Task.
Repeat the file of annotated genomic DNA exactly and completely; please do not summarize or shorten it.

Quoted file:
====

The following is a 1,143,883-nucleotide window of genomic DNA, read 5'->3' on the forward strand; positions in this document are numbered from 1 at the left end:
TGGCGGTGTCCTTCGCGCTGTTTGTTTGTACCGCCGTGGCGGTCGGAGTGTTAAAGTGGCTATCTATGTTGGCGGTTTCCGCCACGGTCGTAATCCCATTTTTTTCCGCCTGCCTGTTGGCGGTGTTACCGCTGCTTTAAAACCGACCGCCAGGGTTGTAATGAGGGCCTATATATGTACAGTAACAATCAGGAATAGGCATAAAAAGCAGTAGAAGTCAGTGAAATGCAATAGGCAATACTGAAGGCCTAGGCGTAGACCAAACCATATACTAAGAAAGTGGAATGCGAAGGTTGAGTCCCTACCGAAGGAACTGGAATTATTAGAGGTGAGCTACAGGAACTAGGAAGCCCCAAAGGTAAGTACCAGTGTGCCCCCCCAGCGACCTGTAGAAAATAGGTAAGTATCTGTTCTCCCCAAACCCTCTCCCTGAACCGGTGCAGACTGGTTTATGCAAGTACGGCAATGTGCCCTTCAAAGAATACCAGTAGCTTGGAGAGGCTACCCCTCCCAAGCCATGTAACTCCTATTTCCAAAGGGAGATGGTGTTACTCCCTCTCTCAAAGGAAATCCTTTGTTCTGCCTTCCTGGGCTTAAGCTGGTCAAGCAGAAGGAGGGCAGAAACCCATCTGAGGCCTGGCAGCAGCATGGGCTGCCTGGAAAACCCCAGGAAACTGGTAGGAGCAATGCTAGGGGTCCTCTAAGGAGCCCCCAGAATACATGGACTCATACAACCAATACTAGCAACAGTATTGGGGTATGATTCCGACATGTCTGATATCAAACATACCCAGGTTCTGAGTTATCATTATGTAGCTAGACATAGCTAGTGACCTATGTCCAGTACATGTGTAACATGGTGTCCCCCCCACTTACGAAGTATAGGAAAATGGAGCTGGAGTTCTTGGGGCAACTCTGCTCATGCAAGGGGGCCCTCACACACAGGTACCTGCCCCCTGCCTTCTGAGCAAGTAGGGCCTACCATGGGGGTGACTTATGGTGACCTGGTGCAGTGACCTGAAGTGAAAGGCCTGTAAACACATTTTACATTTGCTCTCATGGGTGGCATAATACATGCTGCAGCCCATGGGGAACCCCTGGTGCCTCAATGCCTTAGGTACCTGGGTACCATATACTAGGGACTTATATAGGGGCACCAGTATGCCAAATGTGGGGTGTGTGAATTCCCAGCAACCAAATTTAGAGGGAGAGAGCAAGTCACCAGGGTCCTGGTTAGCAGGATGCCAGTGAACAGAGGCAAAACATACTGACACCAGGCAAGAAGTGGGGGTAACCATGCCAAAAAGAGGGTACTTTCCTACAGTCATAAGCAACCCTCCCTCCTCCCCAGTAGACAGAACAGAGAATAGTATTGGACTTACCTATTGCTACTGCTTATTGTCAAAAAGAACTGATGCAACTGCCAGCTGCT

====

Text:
The following is a 1,143,883-nucleotide window of genomic DNA, read 5'->3' on the forward strand; positions in this document are numbered from 1 at the left end:
TGGCGGTGTCCTTCGCGCTGTTTGTTTGTACCGCCGTGGCGGTCGGAGTGTTAAAGTGGCTATCTATGTTGGCGGTTTCCGCCACGGTCGTAATCCCATTTTTTTCCGCCTGCCTGTTGGCGGTGTTACCGCTGCTTTAAAACCGACCGCCAGGGTTGTAATGAGGGCCTATATATGTACAGTAACAATCAGGAATAGGCATAAAAAGCAGTAGAAGTCAGTGAAATGCAATAGGCAATACTGAAGGCCTAGGCGTAGACCAAACCATATACTAAGAAAGTGGAATGCGAAGGTTGAGTCCCTACCGAAGGAACTGGAATTATTAGAGGTGAGCTACAGGAACTAGGAAGCCCCAAAGGTAAGTACCAGTGTGCCCCCCCAGCGACCTGTAGAAAATAGGTAAGTATCTGTTCTCCCCAAACCCTCTCCCTGAACCGGTGCAGACTGGTTTATGCAAGTACGGCAATGTGCCCTTCAAAGAATACCAGTAGCTTGGAGAGGCTACCCCTCCCAAGCCATGTAACTCCTATTTCCAAAGGGAGATGGTGTTACTCCCTCTCTCAAAGGAAATCCTTTGTTCTGCCTTCCTGGGCTTAAGCTGGTCAAGCAGAAGGAGGGCAGAAACCCATCTGAGGCCTGGCAGCAGCATGGGCTGCCTGGAAAACCCCAGGAAACTGGTAGGAGCAATGCTAGGGGTCCTCTAAGGAGCCCCCAGAATACATGGACTCATACAACCAATACTAGCAACAGTATTGGGGTATGATTCCGACATGTCTGATATCAAACATACCCAGGTTCTGAGTTATCATTATGTAGCTAGACATAGCTAGTGACCTATGTCCAGTACATGTGTAACATGGTGTCCCCCCCACTTACGAAGTATAGGAAAATGGAGCTGGAGTTCTTGGGGCAACTCTGCTCATGCAAGGGGGCCCTCACACACAGGTACCTGCCCCCTGCCTTCTGAGCAAGTAGGGCCTACCATGGGGGTGACTTATGGTGACCTGGTGCAGTGACCTGAAGTGAAAGGCCTGTAAACACATTTTACATTTGCTCTCATGGGTGGCATAATACATGCTGCAGCCCATGGGGAACCCCTGGTGCCTCAATGCCTTAGGTACCTGGGTACCATATACTAGGGACTTATATAGGGGCACCAGTATGCCAAATGTGGGGTGTGTGAATTCCCAGCAACCAAATTTAGAGGGAGAGAGCAAGTCACCAGGGTCCTGGTTAGCAGGATGCCAGTGAACAGAGGCAAAACATACTGACACCAGGCAAGAAGTGGGGGTAACCATGCCAAAAAGAGGGTACTTTCCTACAGTCATAAGCAACCCTCCCTCCTCCCCAGTAGACAGAACAGAGAATAGTATTGGACTTACCTATTGCTACTGCTTATTGTCAAAAAGAACTGATGCAACTGCCAGCTGCT